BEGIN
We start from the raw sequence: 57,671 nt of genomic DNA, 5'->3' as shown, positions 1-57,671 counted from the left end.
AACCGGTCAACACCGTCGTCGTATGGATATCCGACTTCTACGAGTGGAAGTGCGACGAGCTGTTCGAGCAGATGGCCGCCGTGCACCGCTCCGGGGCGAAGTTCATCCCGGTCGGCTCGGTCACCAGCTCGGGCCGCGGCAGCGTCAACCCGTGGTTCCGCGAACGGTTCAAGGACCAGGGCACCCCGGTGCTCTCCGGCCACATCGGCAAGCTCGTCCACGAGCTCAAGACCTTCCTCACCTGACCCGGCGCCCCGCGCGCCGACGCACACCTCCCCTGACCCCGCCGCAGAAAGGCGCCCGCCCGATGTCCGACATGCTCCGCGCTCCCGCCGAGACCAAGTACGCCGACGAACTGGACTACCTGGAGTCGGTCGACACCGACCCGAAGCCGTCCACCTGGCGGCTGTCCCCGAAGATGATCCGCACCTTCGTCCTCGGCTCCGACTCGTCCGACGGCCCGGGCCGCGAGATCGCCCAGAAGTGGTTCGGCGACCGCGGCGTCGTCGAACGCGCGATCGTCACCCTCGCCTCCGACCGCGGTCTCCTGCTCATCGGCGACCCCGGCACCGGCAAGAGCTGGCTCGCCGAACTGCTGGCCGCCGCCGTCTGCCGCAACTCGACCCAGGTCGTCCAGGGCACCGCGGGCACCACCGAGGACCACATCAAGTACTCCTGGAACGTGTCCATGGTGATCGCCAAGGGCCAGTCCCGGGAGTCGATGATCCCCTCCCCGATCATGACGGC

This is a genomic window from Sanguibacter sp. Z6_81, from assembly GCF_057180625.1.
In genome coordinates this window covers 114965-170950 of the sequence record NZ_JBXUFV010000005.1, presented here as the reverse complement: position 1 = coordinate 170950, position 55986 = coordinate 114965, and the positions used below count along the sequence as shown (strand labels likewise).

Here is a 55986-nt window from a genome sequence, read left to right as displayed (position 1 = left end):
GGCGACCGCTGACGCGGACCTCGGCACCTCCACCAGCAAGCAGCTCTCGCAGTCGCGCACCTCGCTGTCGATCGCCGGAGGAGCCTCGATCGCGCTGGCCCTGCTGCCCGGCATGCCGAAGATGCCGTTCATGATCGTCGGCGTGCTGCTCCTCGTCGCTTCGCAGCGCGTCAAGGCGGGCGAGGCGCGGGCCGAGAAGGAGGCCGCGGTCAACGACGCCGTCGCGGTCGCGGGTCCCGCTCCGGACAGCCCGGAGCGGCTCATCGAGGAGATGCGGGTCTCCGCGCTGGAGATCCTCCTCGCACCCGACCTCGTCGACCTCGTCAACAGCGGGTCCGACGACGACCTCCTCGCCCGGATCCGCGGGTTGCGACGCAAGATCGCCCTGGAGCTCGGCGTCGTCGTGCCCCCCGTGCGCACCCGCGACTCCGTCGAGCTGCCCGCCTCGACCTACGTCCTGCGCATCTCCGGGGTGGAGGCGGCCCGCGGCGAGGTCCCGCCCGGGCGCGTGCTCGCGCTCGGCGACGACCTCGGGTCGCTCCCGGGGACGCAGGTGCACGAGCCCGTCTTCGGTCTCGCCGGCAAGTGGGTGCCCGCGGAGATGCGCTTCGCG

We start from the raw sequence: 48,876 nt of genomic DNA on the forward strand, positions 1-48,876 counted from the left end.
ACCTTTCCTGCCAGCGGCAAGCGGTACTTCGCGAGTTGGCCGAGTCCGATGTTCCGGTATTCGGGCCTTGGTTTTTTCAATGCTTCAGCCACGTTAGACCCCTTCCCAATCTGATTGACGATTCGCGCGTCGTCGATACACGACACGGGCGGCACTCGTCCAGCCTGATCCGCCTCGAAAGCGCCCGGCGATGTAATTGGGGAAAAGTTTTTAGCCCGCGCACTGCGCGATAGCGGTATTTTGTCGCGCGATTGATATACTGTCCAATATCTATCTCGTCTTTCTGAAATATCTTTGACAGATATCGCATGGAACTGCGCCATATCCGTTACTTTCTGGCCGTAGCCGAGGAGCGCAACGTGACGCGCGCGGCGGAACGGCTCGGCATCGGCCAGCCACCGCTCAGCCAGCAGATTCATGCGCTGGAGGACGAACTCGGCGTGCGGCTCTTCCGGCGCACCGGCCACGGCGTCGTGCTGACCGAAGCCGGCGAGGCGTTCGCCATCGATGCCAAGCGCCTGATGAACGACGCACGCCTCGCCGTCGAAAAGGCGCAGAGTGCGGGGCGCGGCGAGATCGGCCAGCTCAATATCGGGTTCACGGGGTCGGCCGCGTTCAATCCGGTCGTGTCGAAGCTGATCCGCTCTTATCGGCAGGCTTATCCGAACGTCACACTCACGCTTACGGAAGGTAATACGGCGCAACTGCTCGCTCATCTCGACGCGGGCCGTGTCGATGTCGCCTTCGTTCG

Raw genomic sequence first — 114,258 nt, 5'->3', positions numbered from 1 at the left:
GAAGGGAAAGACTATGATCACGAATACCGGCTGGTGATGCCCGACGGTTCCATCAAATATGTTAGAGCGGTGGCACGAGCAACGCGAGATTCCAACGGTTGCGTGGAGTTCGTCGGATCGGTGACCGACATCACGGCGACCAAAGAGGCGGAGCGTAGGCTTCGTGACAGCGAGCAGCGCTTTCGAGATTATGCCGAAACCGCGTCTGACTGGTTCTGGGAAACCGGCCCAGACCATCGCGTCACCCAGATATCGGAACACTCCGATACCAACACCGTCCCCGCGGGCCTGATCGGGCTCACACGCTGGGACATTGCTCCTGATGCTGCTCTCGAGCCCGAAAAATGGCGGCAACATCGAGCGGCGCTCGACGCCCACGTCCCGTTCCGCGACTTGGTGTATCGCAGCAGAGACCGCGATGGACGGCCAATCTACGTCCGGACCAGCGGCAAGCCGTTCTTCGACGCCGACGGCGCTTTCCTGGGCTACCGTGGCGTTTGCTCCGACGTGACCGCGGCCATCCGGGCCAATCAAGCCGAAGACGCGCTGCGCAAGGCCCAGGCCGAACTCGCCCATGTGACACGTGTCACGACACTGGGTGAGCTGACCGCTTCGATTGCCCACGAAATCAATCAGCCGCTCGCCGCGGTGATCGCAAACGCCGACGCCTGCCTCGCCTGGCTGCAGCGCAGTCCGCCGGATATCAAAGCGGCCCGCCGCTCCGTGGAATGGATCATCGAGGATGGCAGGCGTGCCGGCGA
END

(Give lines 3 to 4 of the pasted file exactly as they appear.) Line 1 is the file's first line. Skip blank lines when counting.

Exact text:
This is a genomic window from Sanguibacter sp. Z6_81, from assembly GCF_057180625.1.
In genome coordinates this window covers 114965-170950 of the sequence record NZ_JBXUFV010000005.1, presented here as the reverse complement: position 1 = coordinate 170950, position 55986 = coordinate 114965, and the positions used below count along the sequence as shown (strand labels likewise).